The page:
It is, however, worth noting that neighborhood effects continue to be thought of as an extension of individual effects on health, as is reflected in the overbearing concern for “controlling” for individual confounders. Such an approach, arguably, obscures the need to reconceptualize the very notion of “individual effects” that results from incorporating neighborhoods in our conceptual model to elucidate health disparities. The differential response to neighborhood environments by individual Blacks and Whites, demonstrated in our analysis, is a simple illustration of this point.

A second limitation is our focus on fixed, discrete, and hierarchical census-defined contexts to define neighborhoods. While these are important, there may be other nonspatial contexts (e.g., households, nongeographic communities) and nonhierarchical contexts (e.g., workplaces and subjectively defined neighborhoods) that are also important to understanding the patterning of mortality. Thus, in addition to the issue of missing covariates, the issue of missing “levels” remains, especially in multilevel models.

Third, our characterization of neighborhoods was based on a single dimension—poverty. Future researchers might consider systematically developing a “typology” of neighborhoods to take into account the complex interaction of multiple characteristics.

A fourth concern is that it is problematic to demonstrate a “neighborhood effect” on mortality on the basis of cross-sectional observational data, since the magnitude of both neighborhood heterogeneity and neighborhood poverty is for individuals at the time of their death; therefore, the issue of potential mobility (social as well as spatial) over the life course is ignored.

Fifth, the partitioning of variation by different levels (e.g., individual, BG, and CT) in logistic models is not straightforward.35 Specifically, the magnitude of variance at the BG and CT levels cannot be evaluated for its size in relation to the individual-level variance, since the latter is a known function in logistic models. Thus, the magnitude of CT-level contextual heterogeneity in mortality by race/ ethnicity reported here is simply a conditional (not absolute or relative) estimate, that is, conditional on the fixed part and the random part of the model at the BG level.

Finally, our findings can be generalized only to populations (of neighborhoods and individuals) that are similar in their characteristics to those in Massachusetts. The replicability of our results in other states or geographic settings is an empirical question warranting further research.

Despite these challenges, quantifying and studying the distribution of mortality across different local geographic units disaggregated by key sociodemographic and economic markers may provide important input into social and health policy as well as sharpen etiological analysis of variations in mortality. For example, our results suggest that while the routine monitoring of how population groups are doing needs to be area-specific, the monitoring of how areas are doing (a prerequisite for developing area-based public health interventions) needs to be population group specific. Such multilevel thinking has yet to permeate the research geared toward public health practice. Such considerations, we believe, may lead to a fairer, and clearly more sensitive and realistic, means of target-setting and evaluation for population groups and areas. If we rely only on across-the-board, average targets for areas, it is difficult to distinguish improvements consisting of changes only in groups that are already “better-off” in those areas. The analytical approach developed here offers a framework for understanding such public health issues.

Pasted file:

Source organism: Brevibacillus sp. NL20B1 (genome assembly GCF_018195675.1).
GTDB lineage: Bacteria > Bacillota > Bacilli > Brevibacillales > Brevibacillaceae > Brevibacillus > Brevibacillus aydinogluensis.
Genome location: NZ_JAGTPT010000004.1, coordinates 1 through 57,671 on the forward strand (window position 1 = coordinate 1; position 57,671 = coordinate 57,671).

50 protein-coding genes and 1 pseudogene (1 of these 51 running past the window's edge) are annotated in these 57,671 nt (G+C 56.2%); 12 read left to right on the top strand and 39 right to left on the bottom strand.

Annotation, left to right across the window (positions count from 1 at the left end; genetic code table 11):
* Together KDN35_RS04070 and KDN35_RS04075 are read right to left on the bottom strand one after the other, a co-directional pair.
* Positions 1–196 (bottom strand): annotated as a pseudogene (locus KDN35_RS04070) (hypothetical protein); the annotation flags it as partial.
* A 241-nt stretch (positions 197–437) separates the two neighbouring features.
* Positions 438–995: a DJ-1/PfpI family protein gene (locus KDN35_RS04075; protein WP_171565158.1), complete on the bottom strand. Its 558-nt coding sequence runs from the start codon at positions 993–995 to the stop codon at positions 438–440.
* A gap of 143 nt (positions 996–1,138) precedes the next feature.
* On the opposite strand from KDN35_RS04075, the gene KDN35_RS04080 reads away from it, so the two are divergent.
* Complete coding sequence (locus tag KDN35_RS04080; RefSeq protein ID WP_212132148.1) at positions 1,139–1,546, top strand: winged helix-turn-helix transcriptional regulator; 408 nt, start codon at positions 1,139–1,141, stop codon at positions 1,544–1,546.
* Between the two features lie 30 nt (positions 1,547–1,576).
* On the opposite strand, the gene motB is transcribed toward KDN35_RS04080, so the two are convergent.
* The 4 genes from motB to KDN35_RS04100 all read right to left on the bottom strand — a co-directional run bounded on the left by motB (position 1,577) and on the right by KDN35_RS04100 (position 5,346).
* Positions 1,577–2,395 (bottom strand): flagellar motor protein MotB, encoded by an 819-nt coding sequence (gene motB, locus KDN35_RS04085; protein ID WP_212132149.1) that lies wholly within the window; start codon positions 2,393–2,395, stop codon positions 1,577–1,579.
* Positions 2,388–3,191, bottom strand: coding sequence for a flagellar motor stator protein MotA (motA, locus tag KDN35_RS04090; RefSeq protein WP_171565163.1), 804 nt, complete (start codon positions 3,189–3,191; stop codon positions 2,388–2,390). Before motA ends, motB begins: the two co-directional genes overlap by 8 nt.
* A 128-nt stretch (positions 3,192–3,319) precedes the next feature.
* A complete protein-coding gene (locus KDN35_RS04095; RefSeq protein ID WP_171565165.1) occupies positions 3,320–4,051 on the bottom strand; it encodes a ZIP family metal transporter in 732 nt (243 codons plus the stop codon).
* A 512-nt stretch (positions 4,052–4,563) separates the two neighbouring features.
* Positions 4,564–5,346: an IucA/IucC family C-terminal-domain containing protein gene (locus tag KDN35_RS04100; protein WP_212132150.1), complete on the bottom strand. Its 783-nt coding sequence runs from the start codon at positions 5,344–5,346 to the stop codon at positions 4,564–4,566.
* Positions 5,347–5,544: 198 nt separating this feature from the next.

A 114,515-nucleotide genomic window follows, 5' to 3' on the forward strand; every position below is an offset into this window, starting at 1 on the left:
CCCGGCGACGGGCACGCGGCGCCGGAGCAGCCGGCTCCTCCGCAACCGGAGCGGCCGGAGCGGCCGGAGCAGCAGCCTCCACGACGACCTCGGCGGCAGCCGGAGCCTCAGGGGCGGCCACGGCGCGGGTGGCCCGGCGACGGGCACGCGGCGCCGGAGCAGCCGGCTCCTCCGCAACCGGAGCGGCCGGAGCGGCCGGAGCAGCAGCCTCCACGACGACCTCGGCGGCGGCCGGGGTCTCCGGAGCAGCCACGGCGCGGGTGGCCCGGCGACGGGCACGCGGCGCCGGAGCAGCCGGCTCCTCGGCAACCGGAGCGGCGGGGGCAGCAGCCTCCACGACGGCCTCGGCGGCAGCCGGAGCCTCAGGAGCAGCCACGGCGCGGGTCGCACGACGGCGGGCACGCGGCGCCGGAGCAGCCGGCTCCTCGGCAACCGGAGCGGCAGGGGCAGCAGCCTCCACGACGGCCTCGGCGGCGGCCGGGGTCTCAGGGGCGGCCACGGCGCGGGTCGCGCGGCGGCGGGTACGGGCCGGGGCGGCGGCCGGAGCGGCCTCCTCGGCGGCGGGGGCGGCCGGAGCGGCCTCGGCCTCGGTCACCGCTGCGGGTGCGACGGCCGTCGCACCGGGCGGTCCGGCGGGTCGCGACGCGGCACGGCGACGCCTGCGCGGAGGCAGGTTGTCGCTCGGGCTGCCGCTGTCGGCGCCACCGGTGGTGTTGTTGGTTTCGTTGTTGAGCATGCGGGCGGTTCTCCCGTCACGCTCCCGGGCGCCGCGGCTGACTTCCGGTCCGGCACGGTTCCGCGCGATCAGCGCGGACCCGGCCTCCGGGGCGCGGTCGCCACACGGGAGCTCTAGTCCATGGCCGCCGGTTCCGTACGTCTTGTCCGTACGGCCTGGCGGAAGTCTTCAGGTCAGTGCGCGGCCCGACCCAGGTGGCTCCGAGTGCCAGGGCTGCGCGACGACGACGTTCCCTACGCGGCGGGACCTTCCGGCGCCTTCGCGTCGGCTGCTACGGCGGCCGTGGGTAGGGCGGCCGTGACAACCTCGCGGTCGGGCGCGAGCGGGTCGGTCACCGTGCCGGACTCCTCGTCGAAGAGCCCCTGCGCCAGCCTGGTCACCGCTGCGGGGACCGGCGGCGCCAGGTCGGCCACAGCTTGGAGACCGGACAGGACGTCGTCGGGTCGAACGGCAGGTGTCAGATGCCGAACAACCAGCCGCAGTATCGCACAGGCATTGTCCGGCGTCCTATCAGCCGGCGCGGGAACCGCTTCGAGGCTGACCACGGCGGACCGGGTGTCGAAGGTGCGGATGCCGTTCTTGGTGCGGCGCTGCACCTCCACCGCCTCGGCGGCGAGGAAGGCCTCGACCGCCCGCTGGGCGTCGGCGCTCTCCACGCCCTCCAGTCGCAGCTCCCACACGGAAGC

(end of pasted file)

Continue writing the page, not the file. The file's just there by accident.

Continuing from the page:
In conclusion, our analysis points to the importance of generating a quantitative description of the varying impact of neighborhood on health, in relation to diverse population subgroups, rather than focusing solely on average differences in health disparities across these groups. Extending this approach to investigating health patterns over time could provide opportunities to quantify the impact of various social policies on health inequalities between population groups and areas. Indeed, the complex geographic and social variation in important health outcomes such as mortality is an intrinsically important attribute of society that needs to be routinely described and understood.

Acknowledgments

This work was funded by the National Institutes of Health’s National Institute of Child Health and Human Development (NICHD) and the Office of Behavioral and Social Science Research (OBSSR) (1 R01 HD36865-01).

We thank Mah-Jabeen Soobader for her contribution to earlier versions of these analyses; Daniel Friedman (former assistant commissioner, Bureau of Health Statistics, Research and Evaluation, Massachusetts Department of Health) for facilitating the conduct of this study; and Alice Mroszczyk (Massachusetts Department of Public Health) and Elaine Trudeau and Charlene Zion (Registry of Vital Records and Statistics) for helping us access the mortality data.

Human Participant Protection
Use of the data employed in this study was approved by all relevant institutional review boards/human subjects committees at the Harvard School of Public Health and the Massachusetts Department of Public Health.

Notes

Peer Reviewed

Contributors
S. V. Subramanian originated the study, analyzed and interpreted the data, and wrote the article. J. T. Chen contributed to the data preparation, interpretation of the results, and editing of the article. D. H. Rehkopf assisted with data analysis and presentation. P.D. Waterman obtained and arranged geocoding of the mortality data. N. Krieger contributed to the interpretation of the results and editing of the article.